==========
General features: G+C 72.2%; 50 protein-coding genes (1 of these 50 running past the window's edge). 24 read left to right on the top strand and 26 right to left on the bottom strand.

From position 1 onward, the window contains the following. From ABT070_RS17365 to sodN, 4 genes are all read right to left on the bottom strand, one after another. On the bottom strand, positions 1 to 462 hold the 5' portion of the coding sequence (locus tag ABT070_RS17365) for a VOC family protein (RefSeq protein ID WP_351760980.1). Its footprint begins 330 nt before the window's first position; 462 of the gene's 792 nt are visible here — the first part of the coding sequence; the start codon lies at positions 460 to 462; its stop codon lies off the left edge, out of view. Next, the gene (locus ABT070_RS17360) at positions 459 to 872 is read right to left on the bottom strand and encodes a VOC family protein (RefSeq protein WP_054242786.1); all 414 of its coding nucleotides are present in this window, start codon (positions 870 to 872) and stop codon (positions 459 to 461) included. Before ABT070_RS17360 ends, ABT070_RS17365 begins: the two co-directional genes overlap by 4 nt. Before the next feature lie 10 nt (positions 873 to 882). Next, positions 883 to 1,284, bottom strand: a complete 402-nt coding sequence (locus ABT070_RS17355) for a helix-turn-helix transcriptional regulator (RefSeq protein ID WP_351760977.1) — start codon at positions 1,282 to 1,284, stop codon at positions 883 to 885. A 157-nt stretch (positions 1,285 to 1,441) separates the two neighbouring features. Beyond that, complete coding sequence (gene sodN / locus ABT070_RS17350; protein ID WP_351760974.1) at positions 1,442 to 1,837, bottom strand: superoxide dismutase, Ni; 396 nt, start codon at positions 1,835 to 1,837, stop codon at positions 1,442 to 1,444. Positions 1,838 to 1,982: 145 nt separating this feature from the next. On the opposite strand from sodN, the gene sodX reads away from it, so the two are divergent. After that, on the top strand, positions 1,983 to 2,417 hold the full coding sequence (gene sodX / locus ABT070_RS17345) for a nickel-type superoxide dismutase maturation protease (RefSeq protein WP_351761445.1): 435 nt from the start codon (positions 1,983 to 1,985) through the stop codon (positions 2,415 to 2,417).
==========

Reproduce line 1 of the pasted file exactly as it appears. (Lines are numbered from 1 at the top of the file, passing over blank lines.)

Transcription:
General features: G+C 72.2%; 50 protein-coding genes (1 of these 50 running past the window's edge). 24 read left to right on the top strand and 26 right to left on the bottom strand.